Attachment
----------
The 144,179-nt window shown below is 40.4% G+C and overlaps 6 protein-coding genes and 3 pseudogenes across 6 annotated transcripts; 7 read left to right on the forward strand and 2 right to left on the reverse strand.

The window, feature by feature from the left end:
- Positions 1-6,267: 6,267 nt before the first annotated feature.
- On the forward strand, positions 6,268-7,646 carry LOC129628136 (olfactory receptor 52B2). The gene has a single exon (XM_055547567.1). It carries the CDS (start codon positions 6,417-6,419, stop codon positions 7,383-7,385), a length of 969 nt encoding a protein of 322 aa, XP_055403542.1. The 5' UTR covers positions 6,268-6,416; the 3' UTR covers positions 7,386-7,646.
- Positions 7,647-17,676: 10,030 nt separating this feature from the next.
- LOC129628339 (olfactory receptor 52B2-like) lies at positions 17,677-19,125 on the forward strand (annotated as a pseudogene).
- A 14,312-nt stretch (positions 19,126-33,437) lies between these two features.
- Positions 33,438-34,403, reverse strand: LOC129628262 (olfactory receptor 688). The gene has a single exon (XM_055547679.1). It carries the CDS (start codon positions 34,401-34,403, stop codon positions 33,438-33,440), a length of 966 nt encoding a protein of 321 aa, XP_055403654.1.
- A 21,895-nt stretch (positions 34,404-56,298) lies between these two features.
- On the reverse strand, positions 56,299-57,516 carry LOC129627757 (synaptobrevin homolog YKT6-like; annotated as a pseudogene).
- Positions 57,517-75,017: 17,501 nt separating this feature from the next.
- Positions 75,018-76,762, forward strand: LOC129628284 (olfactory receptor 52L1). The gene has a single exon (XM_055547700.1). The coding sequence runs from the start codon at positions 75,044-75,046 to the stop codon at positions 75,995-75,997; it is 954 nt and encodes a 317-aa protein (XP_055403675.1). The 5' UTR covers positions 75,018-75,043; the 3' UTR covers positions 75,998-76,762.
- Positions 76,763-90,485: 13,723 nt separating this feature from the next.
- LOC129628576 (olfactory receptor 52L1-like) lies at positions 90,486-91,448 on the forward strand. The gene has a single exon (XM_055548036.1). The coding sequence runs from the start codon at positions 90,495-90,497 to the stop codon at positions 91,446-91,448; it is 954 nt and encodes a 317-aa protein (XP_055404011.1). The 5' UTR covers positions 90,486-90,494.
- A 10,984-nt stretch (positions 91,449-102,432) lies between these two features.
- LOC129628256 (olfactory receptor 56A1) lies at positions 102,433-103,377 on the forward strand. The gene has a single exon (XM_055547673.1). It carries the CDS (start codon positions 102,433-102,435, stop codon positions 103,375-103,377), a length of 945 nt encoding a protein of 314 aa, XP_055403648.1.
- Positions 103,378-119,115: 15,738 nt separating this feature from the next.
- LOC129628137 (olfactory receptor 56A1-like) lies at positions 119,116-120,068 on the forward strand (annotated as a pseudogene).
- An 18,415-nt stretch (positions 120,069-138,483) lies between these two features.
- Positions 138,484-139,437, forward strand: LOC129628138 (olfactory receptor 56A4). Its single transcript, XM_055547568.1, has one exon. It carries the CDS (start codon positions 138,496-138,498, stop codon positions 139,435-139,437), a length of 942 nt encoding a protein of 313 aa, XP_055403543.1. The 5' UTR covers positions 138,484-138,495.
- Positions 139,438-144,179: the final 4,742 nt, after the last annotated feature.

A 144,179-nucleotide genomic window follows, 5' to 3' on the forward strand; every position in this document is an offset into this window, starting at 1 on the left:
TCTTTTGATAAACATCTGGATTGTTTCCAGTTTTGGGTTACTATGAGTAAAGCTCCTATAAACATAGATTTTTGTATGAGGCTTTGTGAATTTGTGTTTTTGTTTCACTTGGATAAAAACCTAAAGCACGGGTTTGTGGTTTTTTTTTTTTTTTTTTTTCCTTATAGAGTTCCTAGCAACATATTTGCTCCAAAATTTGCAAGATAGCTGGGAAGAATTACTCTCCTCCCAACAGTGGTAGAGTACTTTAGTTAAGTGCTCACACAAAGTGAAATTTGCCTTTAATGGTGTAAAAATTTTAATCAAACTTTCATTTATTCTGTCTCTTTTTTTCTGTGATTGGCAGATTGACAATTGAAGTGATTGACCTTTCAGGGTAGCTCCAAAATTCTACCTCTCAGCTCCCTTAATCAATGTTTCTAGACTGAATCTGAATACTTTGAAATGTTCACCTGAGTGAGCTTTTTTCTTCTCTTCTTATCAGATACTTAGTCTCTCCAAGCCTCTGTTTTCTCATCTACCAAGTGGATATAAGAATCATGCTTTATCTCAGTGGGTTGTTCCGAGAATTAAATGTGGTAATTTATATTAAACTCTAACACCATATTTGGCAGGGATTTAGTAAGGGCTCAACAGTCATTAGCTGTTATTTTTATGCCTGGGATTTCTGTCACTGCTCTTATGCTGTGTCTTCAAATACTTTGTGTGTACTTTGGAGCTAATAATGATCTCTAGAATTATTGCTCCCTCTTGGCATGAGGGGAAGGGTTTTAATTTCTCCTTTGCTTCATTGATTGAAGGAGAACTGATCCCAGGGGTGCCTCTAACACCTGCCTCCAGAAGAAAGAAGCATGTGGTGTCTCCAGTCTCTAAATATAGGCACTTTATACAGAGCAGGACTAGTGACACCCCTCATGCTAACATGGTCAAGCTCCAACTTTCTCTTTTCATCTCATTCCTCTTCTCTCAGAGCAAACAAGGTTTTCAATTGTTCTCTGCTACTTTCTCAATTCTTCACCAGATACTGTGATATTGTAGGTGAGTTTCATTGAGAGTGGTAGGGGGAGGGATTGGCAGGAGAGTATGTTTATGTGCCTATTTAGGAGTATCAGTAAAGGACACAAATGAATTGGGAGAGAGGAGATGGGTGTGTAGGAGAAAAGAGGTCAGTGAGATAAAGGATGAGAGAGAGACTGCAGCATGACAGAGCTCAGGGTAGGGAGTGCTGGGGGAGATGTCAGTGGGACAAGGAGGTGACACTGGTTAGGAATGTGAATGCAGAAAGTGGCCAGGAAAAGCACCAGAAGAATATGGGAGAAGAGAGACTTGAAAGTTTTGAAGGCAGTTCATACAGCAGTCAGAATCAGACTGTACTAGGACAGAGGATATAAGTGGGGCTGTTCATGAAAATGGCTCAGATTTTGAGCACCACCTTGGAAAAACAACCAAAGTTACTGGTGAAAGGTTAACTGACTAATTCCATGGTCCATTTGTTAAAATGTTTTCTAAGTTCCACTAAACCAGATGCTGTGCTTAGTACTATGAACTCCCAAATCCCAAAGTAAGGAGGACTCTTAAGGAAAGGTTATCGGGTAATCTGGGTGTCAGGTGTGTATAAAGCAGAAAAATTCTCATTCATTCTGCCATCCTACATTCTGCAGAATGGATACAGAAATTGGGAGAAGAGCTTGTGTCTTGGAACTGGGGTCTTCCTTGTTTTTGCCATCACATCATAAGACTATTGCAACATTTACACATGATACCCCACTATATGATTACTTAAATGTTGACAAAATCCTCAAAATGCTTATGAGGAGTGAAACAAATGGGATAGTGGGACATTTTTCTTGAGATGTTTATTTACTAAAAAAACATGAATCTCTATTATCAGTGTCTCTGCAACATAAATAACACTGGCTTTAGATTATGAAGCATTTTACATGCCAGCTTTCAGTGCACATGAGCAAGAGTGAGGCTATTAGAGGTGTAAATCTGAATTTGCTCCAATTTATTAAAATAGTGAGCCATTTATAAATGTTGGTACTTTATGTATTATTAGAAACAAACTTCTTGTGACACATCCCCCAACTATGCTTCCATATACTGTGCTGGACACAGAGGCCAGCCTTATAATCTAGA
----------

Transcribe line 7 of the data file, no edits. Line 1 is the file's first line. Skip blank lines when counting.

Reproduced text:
- A 14,312-nt stretch (positions 19,126-33,437) lies between these two features.